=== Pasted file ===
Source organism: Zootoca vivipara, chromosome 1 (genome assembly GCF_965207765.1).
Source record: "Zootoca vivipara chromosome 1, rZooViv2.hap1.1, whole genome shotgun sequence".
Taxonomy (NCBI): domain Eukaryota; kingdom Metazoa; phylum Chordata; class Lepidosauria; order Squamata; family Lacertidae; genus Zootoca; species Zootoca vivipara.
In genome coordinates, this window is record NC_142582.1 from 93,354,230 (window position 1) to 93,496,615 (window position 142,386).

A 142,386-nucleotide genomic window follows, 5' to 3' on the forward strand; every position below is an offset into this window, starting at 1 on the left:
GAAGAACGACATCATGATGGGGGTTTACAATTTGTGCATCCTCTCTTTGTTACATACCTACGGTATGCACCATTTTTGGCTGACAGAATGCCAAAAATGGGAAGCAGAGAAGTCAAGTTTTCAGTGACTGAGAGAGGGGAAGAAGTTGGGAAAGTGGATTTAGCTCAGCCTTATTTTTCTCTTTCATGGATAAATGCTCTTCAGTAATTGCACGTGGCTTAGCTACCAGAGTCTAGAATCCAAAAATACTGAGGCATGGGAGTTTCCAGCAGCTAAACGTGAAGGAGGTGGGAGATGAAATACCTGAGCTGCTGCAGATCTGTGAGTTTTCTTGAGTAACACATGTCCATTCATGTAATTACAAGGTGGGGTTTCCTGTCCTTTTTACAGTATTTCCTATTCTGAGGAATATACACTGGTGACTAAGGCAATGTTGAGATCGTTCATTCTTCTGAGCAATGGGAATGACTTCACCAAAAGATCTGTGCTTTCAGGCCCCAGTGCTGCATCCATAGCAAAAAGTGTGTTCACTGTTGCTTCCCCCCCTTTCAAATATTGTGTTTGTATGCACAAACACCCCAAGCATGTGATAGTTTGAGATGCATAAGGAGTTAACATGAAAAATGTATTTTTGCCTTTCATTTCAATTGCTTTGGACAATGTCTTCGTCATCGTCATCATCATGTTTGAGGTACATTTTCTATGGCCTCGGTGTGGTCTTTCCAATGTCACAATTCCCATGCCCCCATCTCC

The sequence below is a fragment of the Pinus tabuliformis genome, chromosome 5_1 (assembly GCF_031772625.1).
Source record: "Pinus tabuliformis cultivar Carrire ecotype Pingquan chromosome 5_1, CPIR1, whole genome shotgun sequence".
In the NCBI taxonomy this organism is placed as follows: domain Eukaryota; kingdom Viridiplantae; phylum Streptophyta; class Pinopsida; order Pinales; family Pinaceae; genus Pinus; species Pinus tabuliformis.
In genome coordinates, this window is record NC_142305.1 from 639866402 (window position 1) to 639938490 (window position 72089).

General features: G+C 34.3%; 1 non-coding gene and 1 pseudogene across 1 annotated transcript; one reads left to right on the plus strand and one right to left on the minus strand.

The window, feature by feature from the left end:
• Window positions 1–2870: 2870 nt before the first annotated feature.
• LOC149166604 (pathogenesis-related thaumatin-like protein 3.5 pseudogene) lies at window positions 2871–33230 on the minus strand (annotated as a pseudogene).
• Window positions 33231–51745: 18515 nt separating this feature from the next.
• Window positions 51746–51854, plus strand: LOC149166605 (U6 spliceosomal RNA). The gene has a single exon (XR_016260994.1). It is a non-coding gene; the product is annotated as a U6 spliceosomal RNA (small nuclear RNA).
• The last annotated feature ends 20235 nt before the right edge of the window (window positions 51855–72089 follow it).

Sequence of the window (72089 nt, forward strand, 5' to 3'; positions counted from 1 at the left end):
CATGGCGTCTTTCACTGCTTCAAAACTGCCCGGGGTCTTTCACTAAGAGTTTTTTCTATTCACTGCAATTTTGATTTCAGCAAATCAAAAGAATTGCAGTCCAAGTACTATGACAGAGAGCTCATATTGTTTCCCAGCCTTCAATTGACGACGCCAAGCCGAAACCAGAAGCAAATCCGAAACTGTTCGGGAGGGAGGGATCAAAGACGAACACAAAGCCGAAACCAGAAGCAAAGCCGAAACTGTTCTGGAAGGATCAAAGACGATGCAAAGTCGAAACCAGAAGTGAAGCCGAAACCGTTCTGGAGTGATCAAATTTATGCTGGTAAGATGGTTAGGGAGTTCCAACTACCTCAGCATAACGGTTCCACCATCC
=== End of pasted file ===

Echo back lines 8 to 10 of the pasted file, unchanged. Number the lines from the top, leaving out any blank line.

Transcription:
Source record: "Pinus tabuliformis cultivar Carrire ecotype Pingquan chromosome 5_1, CPIR1, whole genome shotgun sequence".
In the NCBI taxonomy this organism is placed as follows: domain Eukaryota; kingdom Viridiplantae; phylum Streptophyta; class Pinopsida; order Pinales; family Pinaceae; genus Pinus; species Pinus tabuliformis.
In genome coordinates, this window is record NC_142305.1 from 639866402 (window position 1) to 639938490 (window position 72089).